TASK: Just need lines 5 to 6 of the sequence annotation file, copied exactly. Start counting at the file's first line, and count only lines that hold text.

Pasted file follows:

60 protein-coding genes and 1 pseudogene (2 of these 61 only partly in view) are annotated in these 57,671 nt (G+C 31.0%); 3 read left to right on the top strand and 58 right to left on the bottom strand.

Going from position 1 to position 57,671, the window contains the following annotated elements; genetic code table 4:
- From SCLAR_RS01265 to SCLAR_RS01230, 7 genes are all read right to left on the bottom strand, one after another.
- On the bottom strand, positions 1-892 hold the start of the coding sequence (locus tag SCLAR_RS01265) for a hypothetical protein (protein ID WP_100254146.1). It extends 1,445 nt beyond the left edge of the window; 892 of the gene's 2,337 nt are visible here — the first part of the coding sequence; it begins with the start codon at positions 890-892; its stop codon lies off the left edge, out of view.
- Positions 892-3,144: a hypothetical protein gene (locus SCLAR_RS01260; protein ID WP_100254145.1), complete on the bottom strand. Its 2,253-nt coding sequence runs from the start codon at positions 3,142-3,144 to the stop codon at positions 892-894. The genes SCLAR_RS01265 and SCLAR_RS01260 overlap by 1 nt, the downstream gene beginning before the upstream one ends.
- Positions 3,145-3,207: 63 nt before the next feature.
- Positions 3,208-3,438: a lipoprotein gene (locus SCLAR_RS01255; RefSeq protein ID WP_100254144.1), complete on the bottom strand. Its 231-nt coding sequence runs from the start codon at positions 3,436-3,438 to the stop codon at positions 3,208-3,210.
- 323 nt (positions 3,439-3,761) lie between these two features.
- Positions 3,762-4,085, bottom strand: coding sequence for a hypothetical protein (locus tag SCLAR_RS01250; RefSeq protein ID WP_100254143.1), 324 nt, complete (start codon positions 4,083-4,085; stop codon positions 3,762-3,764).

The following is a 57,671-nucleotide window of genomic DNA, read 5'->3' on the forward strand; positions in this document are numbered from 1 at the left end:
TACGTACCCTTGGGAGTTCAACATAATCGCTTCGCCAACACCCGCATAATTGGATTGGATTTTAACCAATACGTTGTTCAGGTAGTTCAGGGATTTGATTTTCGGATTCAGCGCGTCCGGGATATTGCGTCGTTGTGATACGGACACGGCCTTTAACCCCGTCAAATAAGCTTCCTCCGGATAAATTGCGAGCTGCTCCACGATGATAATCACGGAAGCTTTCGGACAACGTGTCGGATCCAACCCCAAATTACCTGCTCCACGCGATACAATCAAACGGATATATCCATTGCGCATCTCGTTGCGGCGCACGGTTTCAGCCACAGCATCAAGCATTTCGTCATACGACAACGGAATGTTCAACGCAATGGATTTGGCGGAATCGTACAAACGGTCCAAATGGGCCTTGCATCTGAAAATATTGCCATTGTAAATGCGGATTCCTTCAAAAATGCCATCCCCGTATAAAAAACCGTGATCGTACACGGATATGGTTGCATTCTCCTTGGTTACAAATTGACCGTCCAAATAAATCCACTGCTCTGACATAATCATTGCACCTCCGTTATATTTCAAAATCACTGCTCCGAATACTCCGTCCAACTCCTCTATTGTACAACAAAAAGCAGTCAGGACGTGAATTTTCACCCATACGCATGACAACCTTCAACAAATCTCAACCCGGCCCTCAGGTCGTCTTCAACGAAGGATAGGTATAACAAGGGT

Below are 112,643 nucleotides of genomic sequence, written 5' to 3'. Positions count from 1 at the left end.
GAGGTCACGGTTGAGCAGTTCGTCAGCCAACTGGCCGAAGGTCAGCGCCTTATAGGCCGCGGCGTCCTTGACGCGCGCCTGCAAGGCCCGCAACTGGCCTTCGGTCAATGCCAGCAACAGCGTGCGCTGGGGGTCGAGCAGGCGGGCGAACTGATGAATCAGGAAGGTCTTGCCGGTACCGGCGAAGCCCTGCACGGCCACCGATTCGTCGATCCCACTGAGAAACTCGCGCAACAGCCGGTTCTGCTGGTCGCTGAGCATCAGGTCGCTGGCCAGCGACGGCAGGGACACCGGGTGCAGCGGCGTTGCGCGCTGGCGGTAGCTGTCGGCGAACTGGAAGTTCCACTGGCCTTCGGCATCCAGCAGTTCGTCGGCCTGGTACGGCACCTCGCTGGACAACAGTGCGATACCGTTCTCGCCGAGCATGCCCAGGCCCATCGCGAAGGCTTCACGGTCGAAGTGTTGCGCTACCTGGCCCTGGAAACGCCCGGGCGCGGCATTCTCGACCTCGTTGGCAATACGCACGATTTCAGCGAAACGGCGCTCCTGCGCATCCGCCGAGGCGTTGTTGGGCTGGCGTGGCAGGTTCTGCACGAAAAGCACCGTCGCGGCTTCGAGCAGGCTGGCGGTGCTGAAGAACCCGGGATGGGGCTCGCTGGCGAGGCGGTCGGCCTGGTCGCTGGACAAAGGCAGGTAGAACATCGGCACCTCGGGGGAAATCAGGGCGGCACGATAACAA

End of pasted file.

- Positions 892-3,144: a hypothetical protein gene (locus SCLAR_RS01260; protein ID WP_100254145.1), complete on the bottom strand. Its 2,253-nt coding sequence runs from the start codon at positions 3,142-3,144 to the stop codon at positions 892-894. The genes SCLAR_RS01265 and SCLAR_RS01260 overlap by 1 nt, the downstream gene beginning before the upstream one ends.
- Positions 3,145-3,207: 63 nt before the next feature.